US Finds Funds to Help Fix Lacking Railroad Infrastructure

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Thomas the Tank Engine is feeling flush.

As early as next year, the US will begin funding dozens of railway projects across the country, totaling $1.4 billion in federal grants. But while many agree US railroads desperately need refurbishing, some question why federal dollars should support a highly privatized industry.

All the Livelong Day

In addition to increasing capacity on freight and passenger lines, the funding addresses safety concerns. In 2022, the Federal Railway Administration recorded roughly 1,200 derailments — that’s three a day. While most happen in railyards and often are not a big deal, some are catastrophic.

This February, a Norfolk Southern train went off the tracks in East Palestine, Ohio, spilling toxic chemicals into the air, soil, and water, and forcing the evacuation of residents within a 1-mile radius from the crash site. A month later, another Norfolk Southern train derailed in Springfield, Ohio, further intensifying scrutiny on safety:

  • Transportation Secretary Pete Buttigieg told The Wall Street Journal part of the railway failures can be attributed to underinvestment. As part of the monumental $1 trillion infrastructure bill signed by President Joe Biden in 2021, the $1.4 billion in federal grants will go toward 70 projects in 35 states and the District of Columbia.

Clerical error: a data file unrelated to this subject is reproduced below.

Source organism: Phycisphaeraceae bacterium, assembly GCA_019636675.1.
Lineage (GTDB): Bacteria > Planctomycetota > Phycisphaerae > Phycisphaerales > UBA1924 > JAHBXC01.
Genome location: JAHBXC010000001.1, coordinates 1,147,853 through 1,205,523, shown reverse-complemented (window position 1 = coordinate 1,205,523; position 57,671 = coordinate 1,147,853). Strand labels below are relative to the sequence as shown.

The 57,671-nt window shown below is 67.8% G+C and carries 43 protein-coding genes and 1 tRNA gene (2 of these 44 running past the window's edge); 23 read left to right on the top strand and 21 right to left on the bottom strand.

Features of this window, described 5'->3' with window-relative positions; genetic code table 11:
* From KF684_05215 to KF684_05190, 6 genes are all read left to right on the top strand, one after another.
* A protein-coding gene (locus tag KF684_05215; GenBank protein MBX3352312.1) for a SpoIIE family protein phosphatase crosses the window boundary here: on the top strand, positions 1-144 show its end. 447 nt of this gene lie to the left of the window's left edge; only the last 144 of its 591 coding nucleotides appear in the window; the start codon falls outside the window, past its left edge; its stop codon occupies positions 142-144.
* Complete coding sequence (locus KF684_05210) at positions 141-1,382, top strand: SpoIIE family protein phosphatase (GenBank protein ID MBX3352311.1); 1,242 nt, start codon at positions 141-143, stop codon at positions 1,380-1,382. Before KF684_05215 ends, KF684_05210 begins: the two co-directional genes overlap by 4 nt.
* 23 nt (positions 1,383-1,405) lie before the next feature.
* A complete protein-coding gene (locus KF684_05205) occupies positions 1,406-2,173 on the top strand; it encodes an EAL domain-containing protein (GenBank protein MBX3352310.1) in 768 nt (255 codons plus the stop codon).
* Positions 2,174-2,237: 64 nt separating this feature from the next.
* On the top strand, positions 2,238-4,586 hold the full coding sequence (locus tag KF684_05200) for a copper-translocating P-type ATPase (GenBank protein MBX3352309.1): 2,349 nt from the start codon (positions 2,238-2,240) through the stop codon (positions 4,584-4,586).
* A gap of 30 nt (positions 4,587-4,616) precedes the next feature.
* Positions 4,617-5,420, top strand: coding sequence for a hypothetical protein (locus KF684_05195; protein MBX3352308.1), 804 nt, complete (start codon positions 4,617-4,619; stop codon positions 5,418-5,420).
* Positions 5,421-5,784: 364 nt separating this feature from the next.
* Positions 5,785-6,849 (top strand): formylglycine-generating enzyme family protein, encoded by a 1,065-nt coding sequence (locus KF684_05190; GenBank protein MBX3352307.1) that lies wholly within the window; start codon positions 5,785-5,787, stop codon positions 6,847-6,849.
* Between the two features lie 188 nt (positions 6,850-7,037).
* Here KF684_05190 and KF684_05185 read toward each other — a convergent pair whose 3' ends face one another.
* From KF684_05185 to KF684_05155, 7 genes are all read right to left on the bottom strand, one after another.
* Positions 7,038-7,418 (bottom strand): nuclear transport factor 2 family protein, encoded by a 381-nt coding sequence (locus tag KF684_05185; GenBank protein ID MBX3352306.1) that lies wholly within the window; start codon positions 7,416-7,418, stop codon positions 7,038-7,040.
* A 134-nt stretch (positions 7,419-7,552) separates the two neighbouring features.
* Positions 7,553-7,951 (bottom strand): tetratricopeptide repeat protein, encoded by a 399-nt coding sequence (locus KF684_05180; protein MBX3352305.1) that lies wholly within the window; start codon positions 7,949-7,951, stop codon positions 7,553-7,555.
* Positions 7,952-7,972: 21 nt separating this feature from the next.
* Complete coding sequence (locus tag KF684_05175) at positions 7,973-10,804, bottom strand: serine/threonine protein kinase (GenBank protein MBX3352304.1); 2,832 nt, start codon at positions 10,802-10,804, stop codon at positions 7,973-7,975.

• Some projects include $178 million to help Amtrack restore passenger service between Mobile, Alabama, and New Orleans; $59 million for Conrail to replace the Point-No-Point Bridge over the Passaic River in New Jersey; and $30 million for track improvements on the Paducah & Louisville Railway.

Keep on chugging: Political conservatives have generally seen railways as taxpayer-sponsored money pits. Just this summer, House Republicans proposed cutting Amtrak’s 2024 funding by 65%, or $1.6 billion.

Then again, taxpayers are on the hook for evacuations and cleanups when things go off the rails. In response to the Norfolk Southern derailments, senators from Ohio and Pennsylvania introduced a bi-partisan bill to strengthen safety procedures. In the past, that sort of response wouldn’t get strong support from both sides of the political tracks.

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